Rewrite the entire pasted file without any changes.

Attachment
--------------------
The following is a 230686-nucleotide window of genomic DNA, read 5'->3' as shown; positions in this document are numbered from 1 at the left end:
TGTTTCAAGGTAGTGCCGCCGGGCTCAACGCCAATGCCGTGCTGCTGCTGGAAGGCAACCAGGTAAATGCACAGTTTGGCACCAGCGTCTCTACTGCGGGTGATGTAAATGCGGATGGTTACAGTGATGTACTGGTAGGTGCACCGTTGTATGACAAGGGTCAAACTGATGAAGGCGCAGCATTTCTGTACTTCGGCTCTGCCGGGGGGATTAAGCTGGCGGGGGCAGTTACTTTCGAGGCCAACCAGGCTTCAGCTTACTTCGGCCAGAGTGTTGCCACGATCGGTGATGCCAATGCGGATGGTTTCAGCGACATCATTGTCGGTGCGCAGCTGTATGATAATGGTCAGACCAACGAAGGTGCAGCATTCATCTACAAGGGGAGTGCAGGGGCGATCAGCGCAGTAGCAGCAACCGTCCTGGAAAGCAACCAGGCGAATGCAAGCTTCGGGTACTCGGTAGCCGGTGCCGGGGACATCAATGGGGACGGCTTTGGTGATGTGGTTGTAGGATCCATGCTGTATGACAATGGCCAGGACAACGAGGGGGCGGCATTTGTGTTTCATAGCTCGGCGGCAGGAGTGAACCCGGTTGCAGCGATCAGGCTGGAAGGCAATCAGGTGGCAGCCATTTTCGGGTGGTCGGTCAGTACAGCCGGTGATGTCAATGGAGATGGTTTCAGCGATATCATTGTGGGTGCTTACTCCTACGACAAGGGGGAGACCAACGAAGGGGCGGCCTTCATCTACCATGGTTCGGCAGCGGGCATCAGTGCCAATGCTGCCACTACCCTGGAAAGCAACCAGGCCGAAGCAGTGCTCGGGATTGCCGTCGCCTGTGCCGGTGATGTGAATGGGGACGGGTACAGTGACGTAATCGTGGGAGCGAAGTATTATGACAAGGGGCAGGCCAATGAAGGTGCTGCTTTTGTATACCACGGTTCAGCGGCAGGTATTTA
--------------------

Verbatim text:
The following is a 230686-nucleotide window of genomic DNA, read 5'->3' as shown; positions in this document are numbered from 1 at the left end:
TGTTTCAAGGTAGTGCCGCCGGGCTCAACGCCAATGCCGTGCTGCTGCTGGAAGGCAACCAGGTAAATGCACAGTTTGGCACCAGCGTCTCTACTGCGGGTGATGTAAATGCGGATGGTTACAGTGATGTACTGGTAGGTGCACCGTTGTATGACAAGGGTCAAACTGATGAAGGCGCAGCATTTCTGTACTTCGGCTCTGCCGGGGGGATTAAGCTGGCGGGGGCAGTTACTTTCGAGGCCAACCAGGCTTCAGCTTACTTCGGCCAGAGTGTTGCCACGATCGGTGATGCCAATGCGGATGGTTTCAGCGACATCATTGTCGGTGCGCAGCTGTATGATAATGGTCAGACCAACGAAGGTGCAGCATTCATCTACAAGGGGAGTGCAGGGGCGATCAGCGCAGTAGCAGCAACCGTCCTGGAAAGCAACCAGGCGAATGCAAGCTTCGGGTACTCGGTAGCCGGTGCCGGGGACATCAATGGGGACGGCTTTGGTGATGTGGTTGTAGGATCCATGCTGTATGACAATGGCCAGGACAACGAGGGGGCGGCATTTGTGTTTCATAGCTCGGCGGCAGGAGTGAACCCGGTTGCAGCGATCAGGCTGGAAGGCAATCAGGTGGCAGCCATTTTCGGGTGGTCGGTCAGTACAGCCGGTGATGTCAATGGAGATGGTTTCAGCGATATCATTGTGGGTGCTTACTCCTACGACAAGGGGGAGACCAACGAAGGGGCGGCCTTCATCTACCATGGTTCGGCAGCGGGCATCAGTGCCAATGCTGCCACTACCCTGGAAAGCAACCAGGCCGAAGCAGTGCTCGGGATTGCCGTCGCCTGTGCCGGTGATGTGAATGGGGACGGGTACAGTGACGTAATCGTGGGAGCGAAGTATTATGACAAGGGGCAGGCCAATGAAGGTGCTGCTTTTGTATACCACGGTTCAGCGGCAGGTATTTA